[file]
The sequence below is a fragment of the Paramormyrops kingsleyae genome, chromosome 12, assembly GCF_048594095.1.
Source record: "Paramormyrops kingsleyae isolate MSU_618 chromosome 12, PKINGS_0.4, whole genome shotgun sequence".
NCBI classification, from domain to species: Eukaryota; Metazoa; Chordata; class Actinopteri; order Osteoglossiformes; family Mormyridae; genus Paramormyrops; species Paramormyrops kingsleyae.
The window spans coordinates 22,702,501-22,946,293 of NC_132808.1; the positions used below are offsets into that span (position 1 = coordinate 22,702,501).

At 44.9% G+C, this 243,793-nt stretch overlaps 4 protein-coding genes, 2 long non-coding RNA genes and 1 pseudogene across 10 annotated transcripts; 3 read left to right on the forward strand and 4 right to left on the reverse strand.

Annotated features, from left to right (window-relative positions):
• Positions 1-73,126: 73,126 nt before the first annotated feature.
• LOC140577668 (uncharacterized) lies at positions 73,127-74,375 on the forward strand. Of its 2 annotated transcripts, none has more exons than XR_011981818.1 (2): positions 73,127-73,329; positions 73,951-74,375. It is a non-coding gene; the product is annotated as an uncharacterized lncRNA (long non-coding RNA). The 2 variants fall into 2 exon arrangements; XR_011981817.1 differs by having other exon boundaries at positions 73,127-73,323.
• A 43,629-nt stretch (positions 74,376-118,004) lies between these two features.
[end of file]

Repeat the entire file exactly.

The sequence below is a fragment of the Paramormyrops kingsleyae genome, chromosome 12, assembly GCF_048594095.1.
Source record: "Paramormyrops kingsleyae isolate MSU_618 chromosome 12, PKINGS_0.4, whole genome shotgun sequence".
NCBI classification, from domain to species: Eukaryota; Metazoa; Chordata; class Actinopteri; order Osteoglossiformes; family Mormyridae; genus Paramormyrops; species Paramormyrops kingsleyae.
The window spans coordinates 22,702,501-22,946,293 of NC_132808.1; the positions used below are offsets into that span (position 1 = coordinate 22,702,501).

At 44.9% G+C, this 243,793-nt stretch overlaps 4 protein-coding genes, 2 long non-coding RNA genes and 1 pseudogene across 10 annotated transcripts; 3 read left to right on the forward strand and 4 right to left on the reverse strand.

Annotated features, from left to right (window-relative positions):
• Positions 1-73,126: 73,126 nt before the first annotated feature.
• LOC140577668 (uncharacterized) lies at positions 73,127-74,375 on the forward strand. Of its 2 annotated transcripts, none has more exons than XR_011981818.1 (2): positions 73,127-73,329; positions 73,951-74,375. It is a non-coding gene; the product is annotated as an uncharacterized lncRNA (long non-coding RNA). The 2 variants fall into 2 exon arrangements; XR_011981817.1 differs by having other exon boundaries at positions 73,127-73,323.
• A 43,629-nt stretch (positions 74,376-118,004) lies between these two features.